Turning his gaze toward a post-budget priority laid out in his State of the City address—tackling the separate-but-related concepts of "homelessness" and "panhandling"—Mayor Charlie Hales is meeting right now with a group of advocates and others he hopes will guide his work on the issue.

The 90-minute meeting is listed on his weekly calendar only as "Homeless Task Force."


But Hales' spokesman, Dana Haynes, confirms it's the start of something bigger. In response to a Mercury request for more information sent yesterday, Haynes this morning sent the following:

The mayor is going to make homelessness and panhandling one of the priorities for the second half of this year. And his first question is: What don’t we know that we need to know? He wants to bring in people who have studied the issue and who can bring the mayor and his staff up to speed quickly. The last thing he wants is yet another committee and another report to sit on a shelf. That’s why the “task force” idea—an informal, ad hoc group to provide a fast primer on Homelessness.

Sidewalks and panhandling returned as front-burner issues in Portland this year after the Portland Business Alliance wrote a bill, HB 2963, meant to revive unconstitutional sit-lie laws in Oregon. That bill ultimately failed to win votes in the state Senate for several reasons—among the biggest being its status as statewide bill aimed at a primarily Portland issue.

Hales didn't formally support the bill, but he certainly nodded to it (and may even have intimated his support privately, if some observers are correct). He did signaled strongly during his State of the City speech that he'd pivot to sidewalks and homelessness issues once he knitted together the budget, something that he put a bow on last week.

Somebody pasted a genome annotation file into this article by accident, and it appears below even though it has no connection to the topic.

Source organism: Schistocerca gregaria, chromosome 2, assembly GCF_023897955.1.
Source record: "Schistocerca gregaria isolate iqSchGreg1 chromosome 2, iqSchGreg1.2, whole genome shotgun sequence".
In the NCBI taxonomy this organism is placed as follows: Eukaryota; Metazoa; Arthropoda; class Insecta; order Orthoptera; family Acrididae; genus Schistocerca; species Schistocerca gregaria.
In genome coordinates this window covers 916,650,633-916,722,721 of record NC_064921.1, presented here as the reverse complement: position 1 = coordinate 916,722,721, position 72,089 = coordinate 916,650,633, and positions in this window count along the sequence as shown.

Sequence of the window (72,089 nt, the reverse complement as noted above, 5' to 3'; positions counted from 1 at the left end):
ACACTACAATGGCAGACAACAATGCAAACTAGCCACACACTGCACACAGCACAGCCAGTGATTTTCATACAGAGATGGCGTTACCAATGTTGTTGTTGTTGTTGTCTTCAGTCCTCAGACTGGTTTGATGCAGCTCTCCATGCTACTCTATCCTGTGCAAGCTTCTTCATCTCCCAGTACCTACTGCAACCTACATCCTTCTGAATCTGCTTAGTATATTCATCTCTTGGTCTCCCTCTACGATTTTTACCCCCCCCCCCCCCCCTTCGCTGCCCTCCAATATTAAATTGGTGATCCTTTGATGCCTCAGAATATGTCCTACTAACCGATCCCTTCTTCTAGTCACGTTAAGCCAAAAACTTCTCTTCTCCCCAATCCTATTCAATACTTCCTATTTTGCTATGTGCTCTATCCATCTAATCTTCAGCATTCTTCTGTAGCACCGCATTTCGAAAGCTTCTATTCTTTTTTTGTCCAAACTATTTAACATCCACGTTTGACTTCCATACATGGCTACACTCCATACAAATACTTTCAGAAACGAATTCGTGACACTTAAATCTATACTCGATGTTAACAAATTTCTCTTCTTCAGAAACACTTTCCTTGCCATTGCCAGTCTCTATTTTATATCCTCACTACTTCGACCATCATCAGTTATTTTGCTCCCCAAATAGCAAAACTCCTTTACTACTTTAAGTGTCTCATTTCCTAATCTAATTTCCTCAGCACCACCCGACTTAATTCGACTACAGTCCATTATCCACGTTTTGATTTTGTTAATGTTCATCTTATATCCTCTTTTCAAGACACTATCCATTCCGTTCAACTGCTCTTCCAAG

In comments he gave me after his April 30 speech, Hales said he supported more "reasonable authority" over Portland's sidewalks but made sure to also say he didn't want to pursue "just the enforcement side," adding that he also wanted to look into "social services." He made a stab at that in his budget, giving housing advocates most of they wanted. But some have wondered if that was a sop meant to soften the blow before he turned to help the PBA.

Asked if this afternoon's meeting was public, so I could attend, Haynes told me it wasn't. So we won't immediately know what was said, or by whom. Including the mayor. Haynes emailed an explanation along with his denial:

The mayor doesn’t want it to be [public], so that participants can shake a fist and howl, “You’re wrong!” and know that that kind of honest information is exactly what he wants/needs to hear. Some folks will do that in a private meeting but not in public.

I've asked, at least, for a roster of invitees and attendees. I'll update if and when it comes.